Shortage of translators in rare languages
"Careless mistakes can happen, but it’s important to avoid serious distortions," said another lawyer -- especially since it is sometimes difficult to find the rare pearl. Ofpra and CNDA have interpreters in about 100 languages, but for some dialects very few are available. A week ago, according to another lawyer interviewed by InfoMigrants, the court was unable to find a translator for an Iraqi asylum seeker speaking Kurdish Kurmanji.
This shortage in rare languages can lead translation agencies to recruit interpreters in a hurry, without checking their political ties. The French press reported on cases where Ofpra and the CNDA employed Azeri translators close to the Azerbaijani embassy in dealings with asylum seekers who had fled the Azerbaijani regime, a practice prohibited by Ofpra regulations. The 2018 affair provoked the anger of an association of lawyers charged with defending the asylum seekers.
A lawyer interviewed by InfoMigrants recalled a preparatory session during which one of her clients from the Hazara community of Afghanistan felt very uncomfortable with an interpreter from another ethnic group because he translated "Shia" as a "Shia sect" - a judgment - whenever the asylum seeker spoke about his religion.
"We have a moral obligation," said Rahima, the Afghan translator. "Neutrality is a priority," she repeated. "But to be really sure of the translations, there should be two interpreters to translate," she suggested after her experience at Ofpra.
Can an interpreter be challenged?
The interpreter may well decide to withdraw of their own volition in the event of a conflict of interest; if he or she knows the asylum seeker, for example. But it is also possible for the asylum seeker to reject a translator. However, the process is complex.
- During Ofpra interviews:
At Ofpra, after a conversation lasting a few minutes, the protection officer asks the applicant if he can understand the translator. "Ofpra assesses on a case-by-case basis the reasons given by the asylum seeker for requesting a change of interpreter. In any case, these reasons cannot be based on simple prejudices. If a problem is identified, either Ofpra is in a position to rectify the situation immediately or the interview is postponed and the reasons for this postponement are recorded in the interview transcript," Ofpra said when contacted by InfoMigrants.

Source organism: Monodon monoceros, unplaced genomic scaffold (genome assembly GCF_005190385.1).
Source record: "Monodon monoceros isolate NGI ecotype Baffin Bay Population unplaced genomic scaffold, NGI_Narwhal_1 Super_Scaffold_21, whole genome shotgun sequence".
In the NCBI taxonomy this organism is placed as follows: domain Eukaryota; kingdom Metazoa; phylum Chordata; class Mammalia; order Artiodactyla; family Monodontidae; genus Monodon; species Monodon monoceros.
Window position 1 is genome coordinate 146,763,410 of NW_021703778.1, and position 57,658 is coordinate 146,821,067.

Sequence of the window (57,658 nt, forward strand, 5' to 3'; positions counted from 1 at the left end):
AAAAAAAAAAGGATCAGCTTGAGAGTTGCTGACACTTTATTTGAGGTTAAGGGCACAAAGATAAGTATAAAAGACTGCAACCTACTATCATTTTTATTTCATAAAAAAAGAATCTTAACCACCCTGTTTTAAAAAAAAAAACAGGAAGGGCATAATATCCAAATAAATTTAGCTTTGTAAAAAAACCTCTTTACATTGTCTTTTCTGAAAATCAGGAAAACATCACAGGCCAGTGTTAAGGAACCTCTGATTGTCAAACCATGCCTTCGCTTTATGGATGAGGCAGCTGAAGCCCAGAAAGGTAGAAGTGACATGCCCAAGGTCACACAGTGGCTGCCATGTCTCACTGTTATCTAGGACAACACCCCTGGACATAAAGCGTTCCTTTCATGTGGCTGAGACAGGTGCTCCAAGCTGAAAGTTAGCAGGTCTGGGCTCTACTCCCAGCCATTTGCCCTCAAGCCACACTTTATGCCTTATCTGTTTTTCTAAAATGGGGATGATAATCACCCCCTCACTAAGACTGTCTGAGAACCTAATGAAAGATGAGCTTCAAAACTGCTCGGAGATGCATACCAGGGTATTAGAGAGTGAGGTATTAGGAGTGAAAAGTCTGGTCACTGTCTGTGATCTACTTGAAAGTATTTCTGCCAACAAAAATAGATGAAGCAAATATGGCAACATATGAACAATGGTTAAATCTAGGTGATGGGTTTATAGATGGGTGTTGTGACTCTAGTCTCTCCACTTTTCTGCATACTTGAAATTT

The asylum seeker can also express his or her opinion on the interpreter and the quality of his or her translation at the end of the interview. However, "it would be unrealistic to think that migrants would dare to give a negative opinion, given their weak position," noted a lawyer interviewed by InfoMigrants. Most of the time, it is in front of the CNDA, after Ofpra has rejected their file, that translation issues are corrected.
- In front of the CNDA:
To challenge the translator at the CNDA, "the mistrust must be legitimate,"with a solid justification that the lawyer presents in writing to the judge, such as "when the interpreter is the same as the one at the Ofpra hearing [which sometimes happens]," explained a lawyer interviewed by InfoMigrants. Cases in which lawyers challenge translators are very rare.
Finally, even before going to Ofpra or the CNDA, when completing the asylum application form, the asylum seeker can give details on the language spoken and choose the sex of the interpreter, particularly in cases where the asylum application concerns sexual violence. That choice may also be made during the proceedings, as long as Ofpra is given a reasonable period of time to accommodate the request.
*This first name has been changed